Mexico Day 3

Tuesday morning was cloudy but warm, so we walked down la playa to the Acuario de Veracruz.  The kids loved the aquarium in Boston, and we weren’t sure what the weather was going to be so we opted for something indoors.  It was a hit, I was pleasantly surprised by the exhibits.  As we approached the dolphinarium Richard started chatting with a museum employee who told him about how you could pay for the kids to get in the pool with a trainer and the dolphins.  We’ve never done this before, it’s always crazy expensive and I have mixed feelings about these kinds of schemes. But Miriam really wanted to, and Cameron was also interested so we went for it.  Cameron played it cool, but Miriam loved every second of it.

Eli loves exotic birds, this was the highlight of the aquarium for him


It was a really nice benefit to have Richard’s Spanish skills. I sometimes felt like I was missing out on people and experiences because I didn’t understand what was being said. It’s not a fun feeling.

When we were finished we were all really hungry so we just went straight to the cafeteria in the shopping center next to the aquarium. Tacos tacos tacos. I gave each of the kids a few pesos on the condition that they had to make their purchases without any help from Richard or me. They mostly bought Chiclets, with the exception of Cameron who opted for soda.

After lunch we walked back to the hotel, it was warm but still overcast and the kids were dying to swim in the pool. Amirah went down for a nap and the other kids had the pool to themselves. Richard stayed up in the room with Amirah and I read a book by the pool, which was just fine with me.

Once they had their fix, they got dressed again and we drove into the old-town part of Veracruz to do some exploring. We walked around, found a few notable attractions, and just marveled at the juxtaposition of really nice streets and structures, and really neglected and abandoned homes and buildings.

As I was taking this photo, much to my surprise a man stepped into the frame of the doorway, (sans door) and I could see him sweeping the floor. It struck me as so odd, the building is in need of so much repair and yet he devotedly swept the floor, to what end is a mystery to me.
The Bastion of Santiago, the only remaining of seven bastions that formed the defense around the city of Veracruz. It was built in 1635 to protect the city in attacks from the Gulf coast.
The neighborhood of la Huaca was originally home to African slaves, and was located outside the city walls until 1790. It has obvious historic value, and attracts tourists because of its reputation for being friendly and festive. We found this to be true. people sat outside their homes chatting and kids played in the streets and everyone (well mostly) smiled at us as we walked by.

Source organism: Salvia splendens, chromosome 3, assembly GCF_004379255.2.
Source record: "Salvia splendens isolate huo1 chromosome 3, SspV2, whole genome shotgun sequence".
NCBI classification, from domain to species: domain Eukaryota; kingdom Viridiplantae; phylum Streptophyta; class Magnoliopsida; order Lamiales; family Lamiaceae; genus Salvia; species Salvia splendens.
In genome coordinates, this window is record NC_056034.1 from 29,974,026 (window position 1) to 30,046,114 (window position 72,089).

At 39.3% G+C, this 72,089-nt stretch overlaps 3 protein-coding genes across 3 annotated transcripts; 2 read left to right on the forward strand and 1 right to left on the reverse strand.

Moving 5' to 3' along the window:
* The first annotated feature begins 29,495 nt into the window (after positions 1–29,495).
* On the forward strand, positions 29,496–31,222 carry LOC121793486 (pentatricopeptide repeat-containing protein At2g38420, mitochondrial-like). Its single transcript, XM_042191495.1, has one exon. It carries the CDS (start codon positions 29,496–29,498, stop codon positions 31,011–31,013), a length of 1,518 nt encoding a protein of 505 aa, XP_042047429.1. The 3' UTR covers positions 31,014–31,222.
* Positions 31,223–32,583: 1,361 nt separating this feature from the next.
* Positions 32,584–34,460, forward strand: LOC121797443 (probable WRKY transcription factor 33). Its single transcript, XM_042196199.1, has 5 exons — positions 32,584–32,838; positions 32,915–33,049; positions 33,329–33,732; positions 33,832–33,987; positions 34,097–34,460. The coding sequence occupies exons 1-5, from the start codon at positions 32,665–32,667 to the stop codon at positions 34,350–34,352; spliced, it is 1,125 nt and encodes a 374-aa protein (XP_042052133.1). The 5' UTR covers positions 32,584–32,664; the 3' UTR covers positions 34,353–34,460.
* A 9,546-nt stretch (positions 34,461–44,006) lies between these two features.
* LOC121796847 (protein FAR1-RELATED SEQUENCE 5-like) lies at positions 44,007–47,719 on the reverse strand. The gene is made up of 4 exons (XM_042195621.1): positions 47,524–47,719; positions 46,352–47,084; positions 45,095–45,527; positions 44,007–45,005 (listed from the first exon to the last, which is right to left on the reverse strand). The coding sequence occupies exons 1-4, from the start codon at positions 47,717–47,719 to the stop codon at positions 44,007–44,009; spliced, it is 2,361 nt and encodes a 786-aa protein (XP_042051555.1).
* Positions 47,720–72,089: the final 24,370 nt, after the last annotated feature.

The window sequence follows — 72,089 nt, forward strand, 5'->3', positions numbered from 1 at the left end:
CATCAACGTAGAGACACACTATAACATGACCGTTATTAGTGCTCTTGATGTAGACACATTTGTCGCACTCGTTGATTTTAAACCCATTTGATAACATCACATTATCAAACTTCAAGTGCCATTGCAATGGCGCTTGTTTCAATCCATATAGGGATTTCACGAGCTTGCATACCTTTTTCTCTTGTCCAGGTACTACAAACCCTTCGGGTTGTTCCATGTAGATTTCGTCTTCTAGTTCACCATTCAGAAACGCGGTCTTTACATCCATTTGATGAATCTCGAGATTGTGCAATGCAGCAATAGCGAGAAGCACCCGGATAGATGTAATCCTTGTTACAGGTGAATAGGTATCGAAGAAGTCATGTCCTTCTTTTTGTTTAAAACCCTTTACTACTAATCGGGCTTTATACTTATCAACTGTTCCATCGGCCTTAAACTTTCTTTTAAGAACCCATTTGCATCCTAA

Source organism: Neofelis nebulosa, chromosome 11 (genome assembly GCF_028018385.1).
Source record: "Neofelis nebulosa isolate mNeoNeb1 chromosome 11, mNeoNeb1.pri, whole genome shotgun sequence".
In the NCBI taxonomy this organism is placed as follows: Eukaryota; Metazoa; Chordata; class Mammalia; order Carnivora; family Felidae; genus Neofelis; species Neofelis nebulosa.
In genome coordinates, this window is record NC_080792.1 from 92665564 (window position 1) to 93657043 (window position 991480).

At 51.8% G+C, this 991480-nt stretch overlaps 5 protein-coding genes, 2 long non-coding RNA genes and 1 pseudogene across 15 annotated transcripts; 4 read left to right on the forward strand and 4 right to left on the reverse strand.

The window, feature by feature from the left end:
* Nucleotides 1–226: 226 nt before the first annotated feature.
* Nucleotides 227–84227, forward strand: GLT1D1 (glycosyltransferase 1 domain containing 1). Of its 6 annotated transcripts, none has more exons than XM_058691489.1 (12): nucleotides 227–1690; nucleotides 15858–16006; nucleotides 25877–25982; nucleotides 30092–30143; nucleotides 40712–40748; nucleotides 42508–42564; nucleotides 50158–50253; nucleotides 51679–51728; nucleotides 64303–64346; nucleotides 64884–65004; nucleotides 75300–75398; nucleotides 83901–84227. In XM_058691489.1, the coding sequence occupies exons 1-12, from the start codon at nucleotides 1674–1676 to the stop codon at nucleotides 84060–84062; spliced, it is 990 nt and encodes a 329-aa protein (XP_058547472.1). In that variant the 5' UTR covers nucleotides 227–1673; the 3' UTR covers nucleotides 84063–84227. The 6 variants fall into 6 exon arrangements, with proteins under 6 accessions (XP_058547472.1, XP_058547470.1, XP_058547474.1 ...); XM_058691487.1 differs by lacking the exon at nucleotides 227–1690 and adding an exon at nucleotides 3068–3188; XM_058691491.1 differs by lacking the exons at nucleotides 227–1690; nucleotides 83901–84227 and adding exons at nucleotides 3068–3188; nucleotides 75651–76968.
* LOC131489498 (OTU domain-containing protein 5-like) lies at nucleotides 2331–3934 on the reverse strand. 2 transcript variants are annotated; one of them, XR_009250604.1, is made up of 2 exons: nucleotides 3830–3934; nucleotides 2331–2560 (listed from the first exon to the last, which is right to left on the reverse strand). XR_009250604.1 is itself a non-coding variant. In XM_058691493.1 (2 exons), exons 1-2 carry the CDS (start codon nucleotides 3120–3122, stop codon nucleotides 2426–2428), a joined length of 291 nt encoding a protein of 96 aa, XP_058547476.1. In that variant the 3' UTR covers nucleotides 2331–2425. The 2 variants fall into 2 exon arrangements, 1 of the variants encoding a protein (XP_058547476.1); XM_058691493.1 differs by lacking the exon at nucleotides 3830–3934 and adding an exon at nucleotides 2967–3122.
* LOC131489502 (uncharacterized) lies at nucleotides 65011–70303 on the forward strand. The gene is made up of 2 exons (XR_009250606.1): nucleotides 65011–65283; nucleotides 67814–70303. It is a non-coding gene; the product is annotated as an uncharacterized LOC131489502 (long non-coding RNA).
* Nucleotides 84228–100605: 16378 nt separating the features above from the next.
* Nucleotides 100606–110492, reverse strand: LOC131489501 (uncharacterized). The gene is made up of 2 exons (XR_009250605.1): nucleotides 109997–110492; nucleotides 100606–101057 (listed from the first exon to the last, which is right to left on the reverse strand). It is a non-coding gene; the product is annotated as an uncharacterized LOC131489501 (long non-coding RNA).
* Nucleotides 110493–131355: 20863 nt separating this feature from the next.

el barrio de la Huaca

We didn’t have any real plan, we just meandered around for a little while but kids can sense when you’re winging it and they got restless and eventually hungry. We went back to our car and decided to drive up to another part of Veracruz, further up the coast, called Boca del Rio.

The drive to Boca del Rio was so strange. One minute we were among all these old, colonial Spanish buildings and then a few minutes later we were in an area that felt just like suburban U.S. It was American businesses everywhere- everything from Anytime Fitness to HomeGoods, and Starbucks and IHOP, naturally. Then just another few minutes and we were back in Mexico, blocks of brightly colored houses, some well-maintained and some not, and old-style architecture. We parked by the water and the kids played in a park until the sun went down and we ate dinner on an old ship, docked where the Jamapa River meets the Gulf of Mexico.

I tried octopus for the first time, Cameron had a seafood platter, and Richard had some tuna that he loved. But tres leches cake for desert was the highlight. We were literally the only people in the restaurant and the staff was so kind and accommodating, making a big fuss about how we had so many kids. With full bellies again, we drove back to our hotel and slept.

Boston – Day Three, Cambridge

All our kids ever really want from a vacation is a hotel with a swimming pool and a continental breakfast.  And I gotta admit, I still get excited about a continental breakfast.  It’s more than just the convenience of having breakfast all ready to go without any effort or clean-up on my part, it’s that I guess I have fond memories of continental breakfasts from when I was a kid.  So whether or not the food is any good, I always enjoy it.

In any case, on Sunday morning after indulging ourselves with cereal, waffles and soggy eggs, we dressed up and went to church near the temple.  The chapel was so full though that there was literally no place to sit.  We hung out in the hallway with a few other families for the sacrament, and then decided to bail.  We walked up around the temple but it was pretty chilly outside so we went back to our hotel and changed our clothes.  Once we were more suitably dressed we drove to Cambridge to check out the Harvard campus.  But the first order of business was lunch. Continue reading

Boston – Day Four, Memorial Day

Monday morning we made quick work of breakfast and packing up our stuff so that we could get a tour at Fenway Park.  We got there and lined up and were able to get the morning tour. (Because there was a game that afternoon the morning tour was the only option.)  It was cool and drizzly but nothing we couldn’t handle.  The tour itself was fun, there is so much interesting history in that old stadium.  I’m not a professional baseball fan by any stretch of the imagination, but I still really enjoyed all the sports and non-sports related trivia. Continue reading